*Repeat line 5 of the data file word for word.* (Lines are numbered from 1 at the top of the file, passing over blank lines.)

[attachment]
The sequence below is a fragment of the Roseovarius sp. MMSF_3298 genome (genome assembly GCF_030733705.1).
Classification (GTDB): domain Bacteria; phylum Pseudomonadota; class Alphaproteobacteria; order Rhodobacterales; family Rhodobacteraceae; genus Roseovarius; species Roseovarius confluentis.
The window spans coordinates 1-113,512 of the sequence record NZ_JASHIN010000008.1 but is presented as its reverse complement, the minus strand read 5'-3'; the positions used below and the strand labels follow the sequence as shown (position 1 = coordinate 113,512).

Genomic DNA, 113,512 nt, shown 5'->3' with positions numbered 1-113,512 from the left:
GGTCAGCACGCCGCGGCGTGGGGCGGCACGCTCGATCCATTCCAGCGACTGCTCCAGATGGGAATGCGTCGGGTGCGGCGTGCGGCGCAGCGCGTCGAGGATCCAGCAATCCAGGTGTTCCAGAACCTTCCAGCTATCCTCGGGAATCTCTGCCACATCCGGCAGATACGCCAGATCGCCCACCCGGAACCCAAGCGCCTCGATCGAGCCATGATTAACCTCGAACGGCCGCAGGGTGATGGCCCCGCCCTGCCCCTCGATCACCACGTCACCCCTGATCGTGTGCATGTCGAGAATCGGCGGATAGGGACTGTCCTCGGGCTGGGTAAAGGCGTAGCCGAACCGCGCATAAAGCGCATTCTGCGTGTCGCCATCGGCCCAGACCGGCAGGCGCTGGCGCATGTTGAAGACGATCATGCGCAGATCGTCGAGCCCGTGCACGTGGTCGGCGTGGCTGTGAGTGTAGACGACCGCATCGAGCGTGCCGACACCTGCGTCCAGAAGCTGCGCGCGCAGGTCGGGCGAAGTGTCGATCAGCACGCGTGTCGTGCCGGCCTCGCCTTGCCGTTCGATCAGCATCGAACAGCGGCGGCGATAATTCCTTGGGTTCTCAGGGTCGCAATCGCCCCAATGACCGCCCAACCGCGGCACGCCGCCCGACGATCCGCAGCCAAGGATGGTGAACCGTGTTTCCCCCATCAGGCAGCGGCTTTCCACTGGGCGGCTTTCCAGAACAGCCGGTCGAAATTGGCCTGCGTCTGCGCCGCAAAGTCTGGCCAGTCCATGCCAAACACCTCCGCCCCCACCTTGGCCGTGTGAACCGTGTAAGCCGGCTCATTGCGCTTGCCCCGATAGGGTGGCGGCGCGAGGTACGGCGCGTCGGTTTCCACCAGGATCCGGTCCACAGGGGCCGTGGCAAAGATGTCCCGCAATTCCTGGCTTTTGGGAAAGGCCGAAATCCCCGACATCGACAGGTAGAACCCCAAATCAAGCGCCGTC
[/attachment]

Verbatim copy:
GGTCAGCACGCCGCGGCGTGGGGCGGCACGCTCGATCCATTCCAGCGACTGCTCCAGATGGGAATGCGTCGGGTGCGGCGTGCGGCGCAGCGCGTCGAGGATCCAGCAATCCAGGTGTTCCAGAACCTTCCAGCTATCCTCGGGAATCTCTGCCACATCCGGCAGATACGCCAGATCGCCCACCCGGAACCCAAGCGCCTCGATCGAGCCATGATTAACCTCGAACGGCCGCAGGGTGATGGCCCCGCCCTGCCCCTCGATCACCACGTCACCCCTGATCGTGTGCATGTCGAGAATCGGCGGATAGGGACTGTCCTCGGGCTGGGTAAAGGCGTAGCCGAACCGCGCATAAAGCGCATTCTGCGTGTCGCCATCGGCCCAGACCGGCAGGCGCTGGCGCATGTTGAAGACGATCATGCGCAGATCGTCGAGCCCGTGCACGTGGTCGGCGTGGCTGTGAGTGTAGACGACCGCATCGAGCGTGCCGACACCTGCGTCCAGAAGCTGCGCGCGCAGGTCGGGCGAAGTGTCGATCAGCACGCGTGTCGTGCCGGCCTCGCCTTGCCGTTCGATCAGCATCGAACAGCGGCGGCGATAATTCCTTGGGTTCTCAGGGTCGCAATCGCCCCAATGACCGCCCAACCGCGGCACGCCGCCCGACGATCCGCAGCCAAGGATGGTGAACCGTGTTTCCCCCATCAGGCAGCGGCTTTCCACTGGGCGGCTTTCCAGAACAGCCGGTCGAAATTGGCCTGCGTCTGCGCCGCAAAGTCTGGCCAGTCCATGCCAAACACCTCCGCCCCCACCTTGGCCGTGTGAACCGTGTAAGCCGGCTCATTGCGCTTGCCCCGATAGGGTGGCGGCGCGAGGTACGGCGCGTCGGTTTCCACCAGGATCCGGTCCACAGGGGCCGTGGCAAAGATGTCCCGCAATTCCTGGCTTTTGGGAAAGGCCGAAATCCCCGACATCGACAGGTAGAACCCCAAATCAAGCGCCGTC